A Taste of the Vine
New Madison riverfront event
to feature wine, food, bourbon
Wine, Stein, Barrel to benefit
Riverfront Development funds
(June 2014) – Since 1986, the Madison (Ind.) Riverfront Development committee has raised money for improving the area along the Ohio River on the Indiana side. Past accomplishments include the addition of benches, walkways, and accessibility, all of which were typically made possible through traditional donation gathering and fund allotments from the city government.
Now the committee is taking a more entertaining approach to fundraising. On June 21, the inaugural Riverfront Wine, Stein and Barrel event will promote not only Madison’s most prominent scenic area but also its local artists and brewers, winemakers and distillers.
Riverfront Wine, Stein and Barrel will take place on Vaughan Drive near the riverfront gazebo and will be ticketed at two tiers. For $55, V.I.P. ticketholders will have access to the tent at 5 p.m., 25 tasting tickets, a special bourbon presentation and an appetizer buffet. General admission costs $40 and includes 20 tasting tickets and a differing selection of appetizers paired with each beverage. Both tiers include a tasting glass, lively music by jazz player Brook Reindollar and company, and an art auction featuring an oil painting donated by local artist Lou Knoble and pieces by Hanover College art students.
Wines available for tasting at Riverfront Wine, Stein and Barrel include vintages from Ertel Cellars Winery, Lanthier Winery, Madison Vineyards Estate Winery, Ridge Winery, Stream Cliff Farm Winery, Thomas Family Winery and Rowland Winery. Craft brewers Quaff On and Upland Brewing Co. from Bloomington, Ind., as well as Sun King Brewing Co. of Indianapolis will provide beer. Angel’s Envy will share its celebrated bourbon from Louisville, Ky.
The upscale social event demands a great deal of coordinating, but organizer Margaret Bridgford said the Riverfront Wine, Stein and Barrel is worth a few sleepless nights spent worrying over the details. “People can come relax, have a drink and listen to some music,” she said. “A big part of the ambience is the art.”
Bridgford arranged the event with instrumental help from several sponsors, such as the Madison Apothecary, where the various wines, beers and bourbon will be on sale after June 21.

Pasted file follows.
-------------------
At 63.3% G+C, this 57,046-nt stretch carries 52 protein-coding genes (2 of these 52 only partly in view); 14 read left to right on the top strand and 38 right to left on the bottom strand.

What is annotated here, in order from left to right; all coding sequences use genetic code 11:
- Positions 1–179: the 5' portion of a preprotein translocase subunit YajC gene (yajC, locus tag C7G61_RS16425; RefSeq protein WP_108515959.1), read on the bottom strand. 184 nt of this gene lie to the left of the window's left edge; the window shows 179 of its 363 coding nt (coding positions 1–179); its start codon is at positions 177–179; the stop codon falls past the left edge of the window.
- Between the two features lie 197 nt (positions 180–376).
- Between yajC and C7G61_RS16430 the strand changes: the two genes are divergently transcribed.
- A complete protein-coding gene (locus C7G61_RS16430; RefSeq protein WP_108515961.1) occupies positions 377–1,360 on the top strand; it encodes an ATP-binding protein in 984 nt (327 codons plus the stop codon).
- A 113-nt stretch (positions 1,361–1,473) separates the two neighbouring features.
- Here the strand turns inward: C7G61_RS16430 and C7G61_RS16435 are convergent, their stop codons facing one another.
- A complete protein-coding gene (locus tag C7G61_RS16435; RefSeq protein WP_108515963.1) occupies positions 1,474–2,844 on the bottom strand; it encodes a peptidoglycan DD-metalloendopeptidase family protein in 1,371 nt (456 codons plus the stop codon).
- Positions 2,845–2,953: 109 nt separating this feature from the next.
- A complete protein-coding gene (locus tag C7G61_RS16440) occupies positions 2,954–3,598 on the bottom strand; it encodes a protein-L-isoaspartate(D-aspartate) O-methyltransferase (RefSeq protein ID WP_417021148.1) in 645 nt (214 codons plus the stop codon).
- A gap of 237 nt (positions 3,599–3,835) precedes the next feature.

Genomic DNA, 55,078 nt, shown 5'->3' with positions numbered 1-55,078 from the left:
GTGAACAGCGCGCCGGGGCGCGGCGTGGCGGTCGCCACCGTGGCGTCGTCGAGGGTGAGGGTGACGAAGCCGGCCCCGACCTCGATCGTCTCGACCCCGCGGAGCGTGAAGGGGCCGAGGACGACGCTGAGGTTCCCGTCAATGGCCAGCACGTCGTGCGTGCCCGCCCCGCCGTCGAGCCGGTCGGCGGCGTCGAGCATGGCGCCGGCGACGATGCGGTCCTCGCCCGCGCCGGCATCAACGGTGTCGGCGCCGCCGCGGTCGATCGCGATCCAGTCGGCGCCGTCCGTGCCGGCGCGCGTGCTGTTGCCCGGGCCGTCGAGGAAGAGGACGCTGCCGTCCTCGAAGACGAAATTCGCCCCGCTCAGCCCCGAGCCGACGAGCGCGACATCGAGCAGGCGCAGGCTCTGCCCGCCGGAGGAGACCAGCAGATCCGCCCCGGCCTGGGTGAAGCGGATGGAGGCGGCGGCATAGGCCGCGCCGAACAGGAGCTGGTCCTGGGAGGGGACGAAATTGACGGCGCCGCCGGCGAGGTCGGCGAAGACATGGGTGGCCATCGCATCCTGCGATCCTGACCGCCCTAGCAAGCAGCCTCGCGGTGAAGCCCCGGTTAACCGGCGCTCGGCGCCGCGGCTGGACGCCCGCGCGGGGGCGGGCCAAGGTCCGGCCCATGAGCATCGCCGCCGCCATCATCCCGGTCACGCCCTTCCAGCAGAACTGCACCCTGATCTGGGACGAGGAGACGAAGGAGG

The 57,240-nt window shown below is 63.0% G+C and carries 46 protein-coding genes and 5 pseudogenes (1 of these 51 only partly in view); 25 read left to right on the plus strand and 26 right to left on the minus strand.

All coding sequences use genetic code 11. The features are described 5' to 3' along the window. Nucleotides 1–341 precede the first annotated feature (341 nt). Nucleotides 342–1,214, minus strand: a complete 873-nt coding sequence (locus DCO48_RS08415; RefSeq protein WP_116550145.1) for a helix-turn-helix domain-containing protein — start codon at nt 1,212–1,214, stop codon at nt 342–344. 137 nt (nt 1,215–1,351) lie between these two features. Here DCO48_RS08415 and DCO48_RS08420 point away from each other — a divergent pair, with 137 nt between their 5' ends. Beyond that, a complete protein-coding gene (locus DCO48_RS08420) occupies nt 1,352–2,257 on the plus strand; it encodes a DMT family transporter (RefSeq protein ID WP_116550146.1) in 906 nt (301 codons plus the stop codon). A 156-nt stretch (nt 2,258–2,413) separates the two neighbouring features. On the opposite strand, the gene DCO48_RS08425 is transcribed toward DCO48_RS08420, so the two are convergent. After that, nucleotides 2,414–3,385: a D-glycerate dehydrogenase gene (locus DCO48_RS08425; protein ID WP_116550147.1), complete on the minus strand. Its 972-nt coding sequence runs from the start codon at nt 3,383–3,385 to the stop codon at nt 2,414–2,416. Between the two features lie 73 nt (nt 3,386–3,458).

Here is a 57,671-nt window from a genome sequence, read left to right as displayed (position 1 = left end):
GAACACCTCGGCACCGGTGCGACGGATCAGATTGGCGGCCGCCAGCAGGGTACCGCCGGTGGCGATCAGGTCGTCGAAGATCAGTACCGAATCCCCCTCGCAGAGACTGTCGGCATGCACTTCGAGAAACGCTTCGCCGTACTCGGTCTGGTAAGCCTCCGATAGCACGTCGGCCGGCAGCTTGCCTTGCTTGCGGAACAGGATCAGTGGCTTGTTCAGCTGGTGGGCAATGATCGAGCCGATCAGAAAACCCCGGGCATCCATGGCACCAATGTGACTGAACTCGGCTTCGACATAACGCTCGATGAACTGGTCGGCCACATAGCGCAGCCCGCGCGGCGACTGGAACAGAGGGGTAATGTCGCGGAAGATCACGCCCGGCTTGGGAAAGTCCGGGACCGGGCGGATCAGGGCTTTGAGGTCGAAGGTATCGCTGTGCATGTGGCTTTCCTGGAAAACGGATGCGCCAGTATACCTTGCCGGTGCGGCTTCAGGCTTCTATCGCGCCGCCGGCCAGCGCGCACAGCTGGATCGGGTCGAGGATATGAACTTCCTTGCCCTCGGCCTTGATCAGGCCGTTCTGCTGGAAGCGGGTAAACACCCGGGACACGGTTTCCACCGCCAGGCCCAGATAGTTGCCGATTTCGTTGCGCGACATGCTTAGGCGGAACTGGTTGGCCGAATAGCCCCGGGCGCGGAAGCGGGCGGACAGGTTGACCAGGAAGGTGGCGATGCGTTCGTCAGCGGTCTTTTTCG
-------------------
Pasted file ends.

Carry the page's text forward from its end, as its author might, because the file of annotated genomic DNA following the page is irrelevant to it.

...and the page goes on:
She also worked with Hanover College art professor Leticia Bajuyo, who took advantage of the opportunity to give her students a pre-professional experience in the business aspect of being an artist. Based on the riverfront theme, eight students in Bajuyo’s public art class individually wrote proposals and created trial pieces, which they then presented to a selection committee. Pieces by two junior art majors were chosen, a sculpture by Kaitlin Knapp and a displayed series of drawings by Amanda Waltz.
“Their responses to the river prompt might not be what one would expect,” Bajuyo said, “but they’re both thoughtful and intelligent artists. They have sensitivity and awareness of the location.”
Knapp and Waltz chose Hanover College as their place of study and have grown to appreciate the area. Both artists will intern in Madison this summer, Knapp at the Madison Art Club and Waltz at the Jefferson County Historical and Heritage Center, documenting the Center’s extensive collection of textiles.
Bajuyo continually looks for opportunities to give her students real-world experiences. “Early rejection can be hard,” she said, “so getting this experience in the security of a classroom situation is good for them.” Students whose work was not selected joined Knapp and Waltz in fabricating the final pieces. The weeklong time frame and limited budget added pressure for a good teambuilding exercise.
All proceeds from the art auction and ticket sales benefit the Riverfront Development Committee. Bridgford said the Riverfront Development Committee, Lanier-Madison Visitors Center and other event sponsors want to promote more art in Jefferson County. However, promoting new art in a vintage town like Madison comes with challenges.
“I think there’s a continual fear of what contemporary artists can bring to a historic space,” said Bajuyo, adding that not everyone realizes public art does not necessarily mean permanence. “Rotating art, like murals on buildings, add so much local flavor because it’s community artists displaying their work outside rather than hiding in a gallery. It’s shared with everyone. Public art can say a lot about a city, and a city that funds and supports public art says a lot about itself.”
• For more information on the Riverfront Wine, Stein & Barrel event, call VisitMadison Inc. at (812) 265-2956 or visit: www.VisitMadison.org.
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